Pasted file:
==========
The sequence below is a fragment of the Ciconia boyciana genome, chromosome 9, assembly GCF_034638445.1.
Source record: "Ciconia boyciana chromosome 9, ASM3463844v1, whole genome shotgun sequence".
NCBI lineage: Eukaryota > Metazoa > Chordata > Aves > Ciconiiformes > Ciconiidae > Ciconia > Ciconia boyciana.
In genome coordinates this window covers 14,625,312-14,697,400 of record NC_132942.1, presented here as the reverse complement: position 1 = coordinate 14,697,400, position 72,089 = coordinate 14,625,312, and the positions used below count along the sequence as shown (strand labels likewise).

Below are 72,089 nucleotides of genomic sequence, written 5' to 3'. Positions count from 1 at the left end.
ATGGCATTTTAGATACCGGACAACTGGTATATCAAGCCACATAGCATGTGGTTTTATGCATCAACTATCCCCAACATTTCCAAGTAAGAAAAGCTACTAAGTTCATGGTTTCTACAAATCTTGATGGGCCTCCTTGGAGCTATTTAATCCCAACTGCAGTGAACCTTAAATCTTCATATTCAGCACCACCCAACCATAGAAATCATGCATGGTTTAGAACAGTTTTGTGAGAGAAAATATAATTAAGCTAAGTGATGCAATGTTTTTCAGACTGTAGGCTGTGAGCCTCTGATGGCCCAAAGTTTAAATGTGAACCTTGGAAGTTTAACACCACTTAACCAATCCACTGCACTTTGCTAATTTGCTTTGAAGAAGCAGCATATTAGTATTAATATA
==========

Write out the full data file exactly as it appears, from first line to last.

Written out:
The sequence below is a fragment of the Ciconia boyciana genome, chromosome 9, assembly GCF_034638445.1.
Source record: "Ciconia boyciana chromosome 9, ASM3463844v1, whole genome shotgun sequence".
NCBI lineage: Eukaryota > Metazoa > Chordata > Aves > Ciconiiformes > Ciconiidae > Ciconia > Ciconia boyciana.
In genome coordinates this window covers 14,625,312-14,697,400 of record NC_132942.1, presented here as the reverse complement: position 1 = coordinate 14,697,400, position 72,089 = coordinate 14,625,312, and the positions used below count along the sequence as shown (strand labels likewise).

Below are 72,089 nucleotides of genomic sequence, written 5' to 3'. Positions count from 1 at the left end.
ATGGCATTTTAGATACCGGACAACTGGTATATCAAGCCACATAGCATGTGGTTTTATGCATCAACTATCCCCAACATTTCCAAGTAAGAAAAGCTACTAAGTTCATGGTTTCTACAAATCTTGATGGGCCTCCTTGGAGCTATTTAATCCCAACTGCAGTGAACCTTAAATCTTCATATTCAGCACCACCCAACCATAGAAATCATGCATGGTTTAGAACAGTTTTGTGAGAGAAAATATAATTAAGCTAAGTGATGCAATGTTTTTCAGACTGTAGGCTGTGAGCCTCTGATGGCCCAAAGTTTAAATGTGAACCTTGGAAGTTTAACACCACTTAACCAATCCACTGCACTTTGCTAATTTGCTTTGAAGAAGCAGCATATTAGTATTAATATA